What do you value most?

Health, family, and happiness. Money and success aren’t everything.

What would you change if you had to do it all over again?

Everything and nothing.

Where do you seek inspiration?

Reading, photography, in-depth research, visiting galleries, and observing the beauty, absurdity, and weirdness of everyday life.

How do you define success?

Happiness. If you’re unhappy, you’re failing.

Where do you see yourself in the future?

Living in Ireland by the sea away from all the madness: painting, drawing, taking photographs, and walking the dog. Is this an impossible dream?

Based in the UK, Dean Stockton has experience across a wide range of creative digital media, creating a broad range of design and illustration work for publishing, advertising, marketing, and communications. Throughout his career, he has worked in various creative roles, many at a senior level, for several global organizations, including the BBC, ITV, Channel 4, Disney, Virgin Media, Sky, AMC, Liberty Global, and more recently with AMD, Royal Television Society, Financial Times, and Teatro Real. A few years ago, Dean decided to escape the world of corporate culture and instead focus on his passion for being an image creator and storyteller by means of intriguing visual narratives. As an advocate of clear and simple ideas and with an eye for detail, he aims to create elegantly crafted tableaus and compositions that effect an emotional connection with the audience through intriguing and involving illustrative communication. Dean’s work is often filled with hidden meaning and visual cues as he considers perception requires involvement by the observer. He always takes an innovative approach to creative briefs, from initial concept proposal through to realization; he overlooks nothing and has the courage and motivation to break as many boundaries as possible. Dean’s recent work for the Teatro Real Opera House in Madrid, Spain, and book cover design and illustration for Bitesized Books have given him the freedom to allow his imagination to abandon all restraint. He works effectively under tight deadlines and takes a hands-on creative approach to all his creative projects. Dean is proficient in Adobe Creative Suite with expertise in all areas of digital media, and he has unique experience and technical knowledge in art and design philosophy and design principles. He has received several prestigious awards for his work as well as for writing several published pieces on creative media. Dean has a 1st Class Honors degree in art and design and is an engaging communicator, regularly holding creative workshops, presenting to large audiences, and lecturing at universities.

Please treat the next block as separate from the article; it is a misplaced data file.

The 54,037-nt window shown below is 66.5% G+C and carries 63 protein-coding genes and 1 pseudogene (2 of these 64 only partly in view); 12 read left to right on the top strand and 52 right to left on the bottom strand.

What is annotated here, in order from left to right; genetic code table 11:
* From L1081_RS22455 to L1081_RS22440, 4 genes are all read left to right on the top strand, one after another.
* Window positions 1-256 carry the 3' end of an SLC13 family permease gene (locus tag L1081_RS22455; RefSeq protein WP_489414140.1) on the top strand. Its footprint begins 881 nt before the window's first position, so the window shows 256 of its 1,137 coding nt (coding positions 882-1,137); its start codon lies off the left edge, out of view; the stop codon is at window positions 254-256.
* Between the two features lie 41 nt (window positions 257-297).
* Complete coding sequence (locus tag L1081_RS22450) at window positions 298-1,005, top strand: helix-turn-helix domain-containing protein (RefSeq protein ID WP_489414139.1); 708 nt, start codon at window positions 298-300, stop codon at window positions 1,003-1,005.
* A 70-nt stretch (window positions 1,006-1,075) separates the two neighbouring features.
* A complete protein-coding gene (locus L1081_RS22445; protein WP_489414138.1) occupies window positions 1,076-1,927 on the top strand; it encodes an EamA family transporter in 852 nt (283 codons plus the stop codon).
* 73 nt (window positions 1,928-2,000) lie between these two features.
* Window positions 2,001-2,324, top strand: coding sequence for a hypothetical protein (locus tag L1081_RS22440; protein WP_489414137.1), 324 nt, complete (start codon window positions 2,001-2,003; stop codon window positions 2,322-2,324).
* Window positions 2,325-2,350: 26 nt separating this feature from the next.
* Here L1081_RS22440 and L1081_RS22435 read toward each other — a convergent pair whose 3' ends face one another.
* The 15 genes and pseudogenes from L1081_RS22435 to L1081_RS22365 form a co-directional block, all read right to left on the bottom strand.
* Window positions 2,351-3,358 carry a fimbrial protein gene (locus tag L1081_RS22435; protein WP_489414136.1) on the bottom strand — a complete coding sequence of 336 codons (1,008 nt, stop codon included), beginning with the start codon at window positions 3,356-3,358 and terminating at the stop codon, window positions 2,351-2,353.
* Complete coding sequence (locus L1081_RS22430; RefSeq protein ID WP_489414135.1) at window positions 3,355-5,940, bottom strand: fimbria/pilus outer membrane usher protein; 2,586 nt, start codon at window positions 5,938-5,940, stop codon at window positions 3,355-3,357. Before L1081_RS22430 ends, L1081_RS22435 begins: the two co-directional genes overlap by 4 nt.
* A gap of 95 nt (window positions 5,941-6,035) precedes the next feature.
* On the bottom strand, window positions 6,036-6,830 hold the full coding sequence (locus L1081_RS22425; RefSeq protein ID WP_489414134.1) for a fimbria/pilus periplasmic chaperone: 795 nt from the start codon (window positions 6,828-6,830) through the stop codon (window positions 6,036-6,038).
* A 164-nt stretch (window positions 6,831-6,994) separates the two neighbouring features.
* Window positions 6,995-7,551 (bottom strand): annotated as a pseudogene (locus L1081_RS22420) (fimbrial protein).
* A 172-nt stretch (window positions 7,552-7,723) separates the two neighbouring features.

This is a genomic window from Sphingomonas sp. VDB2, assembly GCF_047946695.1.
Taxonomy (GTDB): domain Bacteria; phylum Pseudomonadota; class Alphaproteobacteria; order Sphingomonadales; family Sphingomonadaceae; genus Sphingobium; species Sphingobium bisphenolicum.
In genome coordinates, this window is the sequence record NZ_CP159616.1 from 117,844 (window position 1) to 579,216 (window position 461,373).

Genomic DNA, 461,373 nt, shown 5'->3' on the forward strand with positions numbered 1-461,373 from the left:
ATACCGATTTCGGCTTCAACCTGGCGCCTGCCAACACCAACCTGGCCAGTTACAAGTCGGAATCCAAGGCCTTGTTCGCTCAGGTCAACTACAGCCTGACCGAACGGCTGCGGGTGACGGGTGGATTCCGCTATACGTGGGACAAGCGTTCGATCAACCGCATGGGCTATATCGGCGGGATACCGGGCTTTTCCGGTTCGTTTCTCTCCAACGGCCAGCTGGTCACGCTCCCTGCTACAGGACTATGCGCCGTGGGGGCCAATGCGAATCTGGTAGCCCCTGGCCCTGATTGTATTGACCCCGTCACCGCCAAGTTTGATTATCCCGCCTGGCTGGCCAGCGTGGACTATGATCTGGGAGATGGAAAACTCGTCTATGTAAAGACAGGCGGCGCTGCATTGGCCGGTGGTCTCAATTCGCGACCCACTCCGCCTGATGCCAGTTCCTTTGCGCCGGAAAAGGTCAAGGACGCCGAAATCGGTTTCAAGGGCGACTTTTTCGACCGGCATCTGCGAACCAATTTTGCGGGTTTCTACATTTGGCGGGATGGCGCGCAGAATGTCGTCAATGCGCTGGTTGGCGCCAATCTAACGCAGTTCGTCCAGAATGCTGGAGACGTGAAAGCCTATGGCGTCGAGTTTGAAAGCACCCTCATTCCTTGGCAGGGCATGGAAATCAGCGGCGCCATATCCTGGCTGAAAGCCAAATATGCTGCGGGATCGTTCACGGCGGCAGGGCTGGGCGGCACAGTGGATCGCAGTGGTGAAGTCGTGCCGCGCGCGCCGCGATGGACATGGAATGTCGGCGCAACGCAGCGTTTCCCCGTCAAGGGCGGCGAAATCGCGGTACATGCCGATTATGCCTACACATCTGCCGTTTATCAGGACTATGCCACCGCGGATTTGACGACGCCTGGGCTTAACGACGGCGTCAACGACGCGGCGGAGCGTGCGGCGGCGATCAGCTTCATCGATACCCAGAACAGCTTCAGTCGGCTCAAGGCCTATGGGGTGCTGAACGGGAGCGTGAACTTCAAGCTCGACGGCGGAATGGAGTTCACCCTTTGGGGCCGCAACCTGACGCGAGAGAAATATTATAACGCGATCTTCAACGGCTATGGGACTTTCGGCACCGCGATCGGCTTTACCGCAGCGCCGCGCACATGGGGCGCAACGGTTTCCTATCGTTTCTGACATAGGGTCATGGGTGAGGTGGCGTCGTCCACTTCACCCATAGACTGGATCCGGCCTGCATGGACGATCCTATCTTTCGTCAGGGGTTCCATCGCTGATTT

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Author: Graphis